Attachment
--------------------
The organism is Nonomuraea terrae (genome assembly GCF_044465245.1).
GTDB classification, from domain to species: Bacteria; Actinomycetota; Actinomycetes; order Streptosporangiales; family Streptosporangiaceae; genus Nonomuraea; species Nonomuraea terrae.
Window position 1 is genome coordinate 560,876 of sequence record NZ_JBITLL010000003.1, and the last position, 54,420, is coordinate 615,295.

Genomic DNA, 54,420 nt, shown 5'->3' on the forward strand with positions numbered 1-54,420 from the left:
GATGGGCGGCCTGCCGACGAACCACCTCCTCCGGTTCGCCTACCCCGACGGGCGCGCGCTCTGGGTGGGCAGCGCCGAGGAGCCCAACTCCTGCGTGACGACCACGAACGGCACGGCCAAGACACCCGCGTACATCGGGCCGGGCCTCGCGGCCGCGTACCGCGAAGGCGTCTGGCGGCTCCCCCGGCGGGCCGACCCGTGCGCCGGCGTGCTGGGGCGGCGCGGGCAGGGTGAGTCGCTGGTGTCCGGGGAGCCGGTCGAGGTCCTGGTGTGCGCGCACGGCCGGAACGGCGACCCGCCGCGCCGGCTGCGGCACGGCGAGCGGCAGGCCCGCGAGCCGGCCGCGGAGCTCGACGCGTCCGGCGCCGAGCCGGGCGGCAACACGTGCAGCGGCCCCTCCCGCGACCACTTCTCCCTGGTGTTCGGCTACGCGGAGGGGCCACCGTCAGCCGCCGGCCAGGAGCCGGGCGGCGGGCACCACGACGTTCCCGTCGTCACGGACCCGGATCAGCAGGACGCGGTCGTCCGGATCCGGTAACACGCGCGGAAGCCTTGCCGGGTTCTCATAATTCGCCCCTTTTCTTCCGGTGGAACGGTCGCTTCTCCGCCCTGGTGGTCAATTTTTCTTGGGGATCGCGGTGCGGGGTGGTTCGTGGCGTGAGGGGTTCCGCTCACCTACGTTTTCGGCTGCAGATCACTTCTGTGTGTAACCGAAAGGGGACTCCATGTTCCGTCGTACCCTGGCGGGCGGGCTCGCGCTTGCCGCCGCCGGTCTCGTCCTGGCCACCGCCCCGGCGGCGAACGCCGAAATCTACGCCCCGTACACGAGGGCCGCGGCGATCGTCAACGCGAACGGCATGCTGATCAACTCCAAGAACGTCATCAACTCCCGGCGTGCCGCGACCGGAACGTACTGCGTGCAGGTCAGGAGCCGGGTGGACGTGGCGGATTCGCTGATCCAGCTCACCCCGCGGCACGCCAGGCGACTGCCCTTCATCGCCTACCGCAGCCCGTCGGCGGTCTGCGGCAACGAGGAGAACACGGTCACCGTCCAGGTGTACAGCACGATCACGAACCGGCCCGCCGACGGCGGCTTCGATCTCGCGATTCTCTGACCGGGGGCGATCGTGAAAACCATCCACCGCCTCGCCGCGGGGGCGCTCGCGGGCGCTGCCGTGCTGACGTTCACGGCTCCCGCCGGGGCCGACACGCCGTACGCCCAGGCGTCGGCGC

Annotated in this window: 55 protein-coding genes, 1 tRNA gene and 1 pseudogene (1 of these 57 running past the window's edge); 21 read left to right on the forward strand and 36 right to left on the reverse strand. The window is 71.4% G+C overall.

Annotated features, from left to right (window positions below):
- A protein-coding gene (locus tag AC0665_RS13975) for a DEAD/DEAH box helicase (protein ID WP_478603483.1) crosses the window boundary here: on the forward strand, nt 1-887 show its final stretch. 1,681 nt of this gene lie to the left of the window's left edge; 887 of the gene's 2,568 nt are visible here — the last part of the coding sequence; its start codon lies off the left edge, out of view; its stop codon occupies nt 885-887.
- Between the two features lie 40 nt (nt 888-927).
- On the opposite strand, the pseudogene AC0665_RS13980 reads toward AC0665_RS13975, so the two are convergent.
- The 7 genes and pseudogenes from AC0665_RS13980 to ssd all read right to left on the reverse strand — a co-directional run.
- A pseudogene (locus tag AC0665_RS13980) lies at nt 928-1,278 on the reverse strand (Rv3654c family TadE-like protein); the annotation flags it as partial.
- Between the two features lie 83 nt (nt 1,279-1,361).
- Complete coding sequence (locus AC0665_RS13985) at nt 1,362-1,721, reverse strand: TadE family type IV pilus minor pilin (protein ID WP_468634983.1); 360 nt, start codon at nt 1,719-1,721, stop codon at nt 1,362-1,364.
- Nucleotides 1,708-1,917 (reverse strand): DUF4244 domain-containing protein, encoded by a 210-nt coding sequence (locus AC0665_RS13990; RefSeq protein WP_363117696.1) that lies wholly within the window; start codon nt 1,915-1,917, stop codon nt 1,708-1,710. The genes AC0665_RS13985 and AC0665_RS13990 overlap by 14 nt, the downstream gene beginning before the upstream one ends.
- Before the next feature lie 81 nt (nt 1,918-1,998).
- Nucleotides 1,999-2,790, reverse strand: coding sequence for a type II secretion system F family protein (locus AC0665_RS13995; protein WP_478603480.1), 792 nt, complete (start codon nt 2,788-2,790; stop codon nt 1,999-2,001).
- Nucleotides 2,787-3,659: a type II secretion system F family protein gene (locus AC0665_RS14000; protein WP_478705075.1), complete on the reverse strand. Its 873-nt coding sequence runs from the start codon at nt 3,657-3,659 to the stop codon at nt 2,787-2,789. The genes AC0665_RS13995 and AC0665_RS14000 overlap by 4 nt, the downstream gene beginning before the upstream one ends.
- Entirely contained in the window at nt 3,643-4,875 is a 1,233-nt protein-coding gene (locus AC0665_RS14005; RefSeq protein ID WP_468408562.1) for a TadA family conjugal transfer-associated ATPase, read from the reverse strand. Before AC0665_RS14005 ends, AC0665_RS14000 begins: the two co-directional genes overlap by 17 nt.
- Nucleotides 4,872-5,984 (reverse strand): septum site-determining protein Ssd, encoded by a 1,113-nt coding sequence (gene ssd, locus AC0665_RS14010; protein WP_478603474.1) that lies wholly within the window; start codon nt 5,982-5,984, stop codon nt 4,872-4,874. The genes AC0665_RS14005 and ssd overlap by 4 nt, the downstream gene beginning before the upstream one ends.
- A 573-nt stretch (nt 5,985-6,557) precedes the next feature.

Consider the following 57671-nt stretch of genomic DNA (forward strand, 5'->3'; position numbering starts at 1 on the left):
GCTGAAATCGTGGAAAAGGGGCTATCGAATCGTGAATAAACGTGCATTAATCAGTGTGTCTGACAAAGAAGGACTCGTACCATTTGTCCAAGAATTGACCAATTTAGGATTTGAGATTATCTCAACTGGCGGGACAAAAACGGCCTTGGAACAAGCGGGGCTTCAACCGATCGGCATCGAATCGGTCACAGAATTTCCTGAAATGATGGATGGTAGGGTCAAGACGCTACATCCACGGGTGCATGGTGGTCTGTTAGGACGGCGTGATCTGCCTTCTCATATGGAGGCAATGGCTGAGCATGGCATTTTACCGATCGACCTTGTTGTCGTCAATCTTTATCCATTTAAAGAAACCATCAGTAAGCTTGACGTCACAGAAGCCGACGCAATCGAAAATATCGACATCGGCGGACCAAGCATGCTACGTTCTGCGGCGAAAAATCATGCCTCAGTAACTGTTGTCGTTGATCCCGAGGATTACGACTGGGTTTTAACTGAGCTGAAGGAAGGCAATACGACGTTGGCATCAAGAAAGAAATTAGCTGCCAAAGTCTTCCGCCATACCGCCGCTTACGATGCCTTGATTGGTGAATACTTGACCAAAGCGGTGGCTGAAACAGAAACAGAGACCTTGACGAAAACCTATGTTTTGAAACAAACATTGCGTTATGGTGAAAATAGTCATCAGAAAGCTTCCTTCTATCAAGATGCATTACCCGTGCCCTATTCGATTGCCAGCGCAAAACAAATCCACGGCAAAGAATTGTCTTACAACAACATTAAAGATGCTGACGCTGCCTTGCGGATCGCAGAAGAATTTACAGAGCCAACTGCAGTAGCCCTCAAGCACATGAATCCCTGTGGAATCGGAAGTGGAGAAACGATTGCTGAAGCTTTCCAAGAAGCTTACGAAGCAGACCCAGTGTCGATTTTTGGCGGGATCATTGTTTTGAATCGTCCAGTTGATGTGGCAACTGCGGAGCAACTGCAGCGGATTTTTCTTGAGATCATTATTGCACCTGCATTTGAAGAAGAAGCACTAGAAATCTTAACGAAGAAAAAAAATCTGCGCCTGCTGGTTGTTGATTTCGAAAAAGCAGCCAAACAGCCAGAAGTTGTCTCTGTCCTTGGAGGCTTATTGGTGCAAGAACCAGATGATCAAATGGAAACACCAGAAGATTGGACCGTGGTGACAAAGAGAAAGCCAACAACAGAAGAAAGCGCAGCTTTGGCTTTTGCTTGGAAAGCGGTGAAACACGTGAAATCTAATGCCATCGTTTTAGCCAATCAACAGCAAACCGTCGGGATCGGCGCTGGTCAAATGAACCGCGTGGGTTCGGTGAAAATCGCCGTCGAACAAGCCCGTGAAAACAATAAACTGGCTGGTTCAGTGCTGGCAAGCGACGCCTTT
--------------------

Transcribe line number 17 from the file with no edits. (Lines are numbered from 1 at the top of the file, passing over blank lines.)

- Nucleotides 1,999-2,790, reverse strand: coding sequence for a type II secretion system F family protein (locus AC0665_RS13995; protein WP_478603480.1), 792 nt, complete (start codon nt 2,788-2,790; stop codon nt 1,999-2,001).